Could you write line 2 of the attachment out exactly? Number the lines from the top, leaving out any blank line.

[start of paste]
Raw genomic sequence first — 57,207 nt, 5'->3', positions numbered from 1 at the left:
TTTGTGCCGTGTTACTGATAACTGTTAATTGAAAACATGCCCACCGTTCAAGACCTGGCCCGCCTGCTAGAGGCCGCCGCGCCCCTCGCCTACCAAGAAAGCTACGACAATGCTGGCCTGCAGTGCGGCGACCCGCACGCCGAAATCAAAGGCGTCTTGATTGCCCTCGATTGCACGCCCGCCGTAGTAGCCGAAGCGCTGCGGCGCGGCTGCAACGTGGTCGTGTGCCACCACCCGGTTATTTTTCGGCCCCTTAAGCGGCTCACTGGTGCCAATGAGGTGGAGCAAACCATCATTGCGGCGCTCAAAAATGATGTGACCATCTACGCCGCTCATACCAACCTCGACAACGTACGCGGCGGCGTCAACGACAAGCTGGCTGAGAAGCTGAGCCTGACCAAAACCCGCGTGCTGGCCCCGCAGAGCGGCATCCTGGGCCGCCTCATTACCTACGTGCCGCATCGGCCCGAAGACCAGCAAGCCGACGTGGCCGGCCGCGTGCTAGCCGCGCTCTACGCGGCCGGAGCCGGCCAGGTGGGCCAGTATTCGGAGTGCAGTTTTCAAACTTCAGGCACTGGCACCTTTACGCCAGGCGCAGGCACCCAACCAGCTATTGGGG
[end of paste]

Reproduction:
TTTGTGCCGTGTTACTGATAACTGTTAATTGAAAACATGCCCACCGTTCAAGACCTGGCCCGCCTGCTAGAGGCCGCCGCGCCCCTCGCCTACCAAGAAAGCTACGACAATGCTGGCCTGCAGTGCGGCGACCCGCACGCCGAAATCAAAGGCGTCTTGATTGCCCTCGATTGCACGCCCGCCGTAGTAGCCGAAGCGCTGCGGCGCGGCTGCAACGTGGTCGTGTGCCACCACCCGGTTATTTTTCGGCCCCTTAAGCGGCTCACTGGTGCCAATGAGGTGGAGCAAACCATCATTGCGGCGCTCAAAAATGATGTGACCATCTACGCCGCTCATACCAACCTCGACAACGTACGCGGCGGCGTCAACGACAAGCTGGCTGAGAAGCTGAGCCTGACCAAAACCCGCGTGCTGGCCCCGCAGAGCGGCATCCTGGGCCGCCTCATTACCTACGTGCCGCATCGGCCCGAAGACCAGCAAGCCGACGTGGCCGGCCGCGTGCTAGCCGCGCTCTACGCGGCCGGAGCCGGCCAGGTGGGCCAGTATTCGGAGTGCAGTTTTCAAACTTCAGGCACTGGCACCTTTACGCCAGGCGCAGGCACCCAACCAGCTATTGGGG